Which Self Help Group is Right For You?
Are you going through a tough time in your life? Do you feel like you're all alone with your problem?
Chances are that there are a lot of other people who are facing a similar difficulty right now, perhaps even other people in your own community. You can find the help and support you need to get through this period, as well as find helpful advice and good friendships by joining a support group made up of other people who are struggling with the same problem that you are.
Whatever your current problem happens to be, whether you are struggling with an addiction, or perhaps someone you love is an addict, or if you are finding life hard because you have just been diagnosed with a serious illness, or if you don't have many friends to turn to because you are socially isolated, joining a support group is a way to quickly fill your life with kind and caring people who will help you on your journey.
What is a support group? It can be a formal or informal group of people who get together on a regular basis to share certain aspects of their lives with others and to offer each other emotional support.
Sometimes these are also called self help groups.
Perhaps the most famous of the support groups that exist today is Alcoholics Anonymous (A.A.). This organization started in about 1935 in Akron, Ohio, when two alcoholics found that talking to each other about their drinking and following a simple program helped keep them both sober.
Since that beginning, the A.A. organization has spread throughout the world and millions of alcoholics have learned to stay sober by helping each other.
The A.A. model has been adopted by people dealing with addiction problems other than alcohol, so today there are support groups that deal with addictions to narcotics, cocaine, food, and many other substances and activities.
In addition, there are support groups that use the A.A. model to help the partners or children of addicts. Being the spouse or child of an alcoholic or addict brings with it certain painful problems that are often best understood by other people who have lived a similar experience.
Support groups that use the A.A. framework are often called '12 Step Groups'. That is because these groups base their founding principles and traditions on the 12 steps which were proposed by the initial founders of the first Alcoholics Anonymous groups.
One of the key principles of the support groups using the A.A. model is the tradition of secrecy. People who attend these meetings use only their first names. They do not publicly advertise their participation in 12 Step groups. Everything said at these meetings is meant to be kept strictly confidential by those who attend.
It is because of this tradition of secrecy that those who attend the meetings can feel free to discuss extremely personal matters.
Not only have 12 Step groups enabled millions of people to overcome their addictions, reclaim their lives and gain peace of mind, they also foster close friendships and emotional intimacy for many of those who attend.
Not all self help or support groups are fashioned on the 12 Step A.A. model. Many support groups today exist to help people battle specific diseases. For example, there are support groups for people who have been diagnosed with breast cancer, diabetes, heart disease, and many less common illnesses. Some support groups also raise money and awareness to combat specific diseases.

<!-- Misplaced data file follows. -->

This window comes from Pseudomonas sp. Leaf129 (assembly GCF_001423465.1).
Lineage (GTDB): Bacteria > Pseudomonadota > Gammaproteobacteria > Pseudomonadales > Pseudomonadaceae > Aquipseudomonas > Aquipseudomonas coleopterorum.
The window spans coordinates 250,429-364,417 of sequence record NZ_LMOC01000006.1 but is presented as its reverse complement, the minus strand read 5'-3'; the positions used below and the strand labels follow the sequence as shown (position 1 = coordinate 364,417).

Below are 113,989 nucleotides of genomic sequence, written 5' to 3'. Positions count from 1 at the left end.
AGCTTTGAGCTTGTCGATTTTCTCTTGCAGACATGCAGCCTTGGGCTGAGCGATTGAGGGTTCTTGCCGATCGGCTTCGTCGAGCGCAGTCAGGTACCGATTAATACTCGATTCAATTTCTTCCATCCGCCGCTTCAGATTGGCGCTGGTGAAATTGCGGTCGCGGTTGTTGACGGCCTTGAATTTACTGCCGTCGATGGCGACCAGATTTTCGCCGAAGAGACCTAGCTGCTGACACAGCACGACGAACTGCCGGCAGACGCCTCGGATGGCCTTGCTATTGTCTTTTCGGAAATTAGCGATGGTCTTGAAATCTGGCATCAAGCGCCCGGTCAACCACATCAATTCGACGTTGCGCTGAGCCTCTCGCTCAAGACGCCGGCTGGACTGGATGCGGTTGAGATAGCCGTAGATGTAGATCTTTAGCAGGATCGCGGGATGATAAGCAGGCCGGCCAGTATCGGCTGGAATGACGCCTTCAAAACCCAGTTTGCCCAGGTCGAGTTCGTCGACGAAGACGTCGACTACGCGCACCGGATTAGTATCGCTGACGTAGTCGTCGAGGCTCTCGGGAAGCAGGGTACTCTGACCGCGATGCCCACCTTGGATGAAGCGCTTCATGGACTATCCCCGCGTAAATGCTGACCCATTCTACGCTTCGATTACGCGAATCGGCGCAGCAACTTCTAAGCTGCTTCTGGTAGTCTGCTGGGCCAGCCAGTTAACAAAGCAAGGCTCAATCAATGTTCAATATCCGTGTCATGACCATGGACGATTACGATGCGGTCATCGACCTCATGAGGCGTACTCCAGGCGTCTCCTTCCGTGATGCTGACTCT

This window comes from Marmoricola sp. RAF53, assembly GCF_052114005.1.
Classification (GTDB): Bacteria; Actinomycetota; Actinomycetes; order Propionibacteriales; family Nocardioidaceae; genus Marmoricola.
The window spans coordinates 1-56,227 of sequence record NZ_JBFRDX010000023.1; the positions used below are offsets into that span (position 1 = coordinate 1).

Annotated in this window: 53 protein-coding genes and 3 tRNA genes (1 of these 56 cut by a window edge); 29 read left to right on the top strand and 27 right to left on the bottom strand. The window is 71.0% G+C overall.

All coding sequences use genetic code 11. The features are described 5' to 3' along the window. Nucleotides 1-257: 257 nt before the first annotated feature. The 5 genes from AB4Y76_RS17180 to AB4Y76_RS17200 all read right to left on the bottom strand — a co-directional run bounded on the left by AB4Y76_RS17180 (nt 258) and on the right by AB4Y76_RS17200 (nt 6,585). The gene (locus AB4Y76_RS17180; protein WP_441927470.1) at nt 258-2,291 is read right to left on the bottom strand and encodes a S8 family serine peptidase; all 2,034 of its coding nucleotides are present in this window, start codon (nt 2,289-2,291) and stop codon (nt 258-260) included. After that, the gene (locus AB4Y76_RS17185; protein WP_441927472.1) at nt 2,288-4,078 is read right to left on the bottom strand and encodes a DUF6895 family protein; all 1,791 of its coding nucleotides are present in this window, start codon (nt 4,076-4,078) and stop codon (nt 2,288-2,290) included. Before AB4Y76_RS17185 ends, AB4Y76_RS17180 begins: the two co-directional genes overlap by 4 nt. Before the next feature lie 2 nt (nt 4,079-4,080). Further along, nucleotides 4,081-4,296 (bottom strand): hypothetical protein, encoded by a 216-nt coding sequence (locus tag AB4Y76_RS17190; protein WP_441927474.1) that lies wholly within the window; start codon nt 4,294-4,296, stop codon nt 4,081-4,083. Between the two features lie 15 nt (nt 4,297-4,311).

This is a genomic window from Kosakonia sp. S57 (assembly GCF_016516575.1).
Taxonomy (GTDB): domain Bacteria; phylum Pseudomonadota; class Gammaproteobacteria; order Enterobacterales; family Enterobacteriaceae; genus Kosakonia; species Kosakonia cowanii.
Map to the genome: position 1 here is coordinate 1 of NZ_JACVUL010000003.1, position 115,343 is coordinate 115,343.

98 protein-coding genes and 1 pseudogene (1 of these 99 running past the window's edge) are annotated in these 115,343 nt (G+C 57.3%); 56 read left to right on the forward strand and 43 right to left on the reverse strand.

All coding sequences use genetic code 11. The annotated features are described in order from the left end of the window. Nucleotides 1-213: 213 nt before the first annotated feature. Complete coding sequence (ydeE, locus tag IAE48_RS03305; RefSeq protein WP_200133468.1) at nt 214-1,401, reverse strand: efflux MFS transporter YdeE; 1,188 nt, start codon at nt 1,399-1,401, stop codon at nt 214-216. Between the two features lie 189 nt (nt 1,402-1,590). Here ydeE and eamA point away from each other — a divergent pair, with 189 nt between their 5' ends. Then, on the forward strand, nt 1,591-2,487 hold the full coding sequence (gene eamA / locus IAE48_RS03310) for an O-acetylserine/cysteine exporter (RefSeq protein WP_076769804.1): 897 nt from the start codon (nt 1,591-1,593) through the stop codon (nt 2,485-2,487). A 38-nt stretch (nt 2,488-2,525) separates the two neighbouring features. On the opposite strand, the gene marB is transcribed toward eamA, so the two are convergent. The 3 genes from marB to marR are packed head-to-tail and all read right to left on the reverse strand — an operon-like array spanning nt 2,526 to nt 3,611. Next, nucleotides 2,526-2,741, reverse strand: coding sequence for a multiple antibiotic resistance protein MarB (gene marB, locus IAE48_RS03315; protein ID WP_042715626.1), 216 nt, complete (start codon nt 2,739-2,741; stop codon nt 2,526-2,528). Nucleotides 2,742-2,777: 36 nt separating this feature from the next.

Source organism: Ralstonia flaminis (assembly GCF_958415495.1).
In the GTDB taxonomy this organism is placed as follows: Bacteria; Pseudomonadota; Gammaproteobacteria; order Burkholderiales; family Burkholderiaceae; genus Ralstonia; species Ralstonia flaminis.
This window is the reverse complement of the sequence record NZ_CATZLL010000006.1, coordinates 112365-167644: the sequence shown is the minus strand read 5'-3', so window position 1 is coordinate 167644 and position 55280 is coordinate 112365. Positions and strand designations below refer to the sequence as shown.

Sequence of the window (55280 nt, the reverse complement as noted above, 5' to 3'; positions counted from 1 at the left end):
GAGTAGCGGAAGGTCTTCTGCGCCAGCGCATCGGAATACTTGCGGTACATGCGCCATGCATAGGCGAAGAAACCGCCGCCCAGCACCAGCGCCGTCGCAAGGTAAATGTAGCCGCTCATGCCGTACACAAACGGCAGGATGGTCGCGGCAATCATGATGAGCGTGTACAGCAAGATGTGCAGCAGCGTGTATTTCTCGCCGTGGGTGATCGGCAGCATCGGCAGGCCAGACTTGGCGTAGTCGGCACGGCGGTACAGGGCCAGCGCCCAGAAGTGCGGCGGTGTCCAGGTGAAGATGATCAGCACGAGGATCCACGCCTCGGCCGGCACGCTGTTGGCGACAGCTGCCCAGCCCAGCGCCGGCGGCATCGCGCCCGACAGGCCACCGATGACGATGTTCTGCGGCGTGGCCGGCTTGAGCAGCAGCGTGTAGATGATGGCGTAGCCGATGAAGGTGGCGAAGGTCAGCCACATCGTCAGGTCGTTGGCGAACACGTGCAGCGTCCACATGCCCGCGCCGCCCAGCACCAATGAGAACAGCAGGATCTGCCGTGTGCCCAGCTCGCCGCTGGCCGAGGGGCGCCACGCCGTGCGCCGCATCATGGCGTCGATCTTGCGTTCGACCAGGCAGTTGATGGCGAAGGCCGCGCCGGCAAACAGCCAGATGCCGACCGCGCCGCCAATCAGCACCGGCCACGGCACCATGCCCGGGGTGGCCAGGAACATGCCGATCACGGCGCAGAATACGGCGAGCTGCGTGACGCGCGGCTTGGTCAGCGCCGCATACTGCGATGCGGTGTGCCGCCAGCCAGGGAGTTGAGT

Support groups for people with diseases can provide a lifeline for people who are newly diagnosed with some frightening ailment. They can provide information, help, and hope, suggest new treatments and doctors, and give the kind of emotional support that can only come from other people who truly understand what it means to face this particular problem.
Self help groups also exist for many emotional problems and social situations.
There are support groups for single parents, for widowed seniors, for teenaged mothers, and for parents of twins and triplets. There is even a support group for people who have developed emotional problems after winning the lottery!
You can usually find information about the location and times of support group meetings by checking in a local newspaper or telephone book.
If you decide to try visiting an existing support group, it's best to go several times before you decide whether or not it's right for you. Sometimes a group can have an 'off' night when things don't quite work well, and yet other meetings might be much better.
Of course it is often easier to find a support group for an obscure problem if you live in a large city rather than in a small town. But you are not limited by geography as long as you have a computer - nowadays there are many support groups on line.
Using the Internet you can access people who are willing to talk about your problem, at any hour of the day or night, in any corner of the world.
Whatever type of problem you have, it's quite likely that somewhere in the world there is a group of people who are already trying to deal with the same problem.
And if you can't find the right kind of support group locally, another option for you is to try start up a support group right where you live. Not only will you be helping yourself, but you will also be helping others, and you'll probably meet a lot of interesting and friendly people at the same time!
About the author:
This article is by Royane Real, author of several self help books available at her website, including 'How You Can Have All the Friends You Want - Your Complete Guide to Finding Friends, Making Friends, and Keeping Friends'.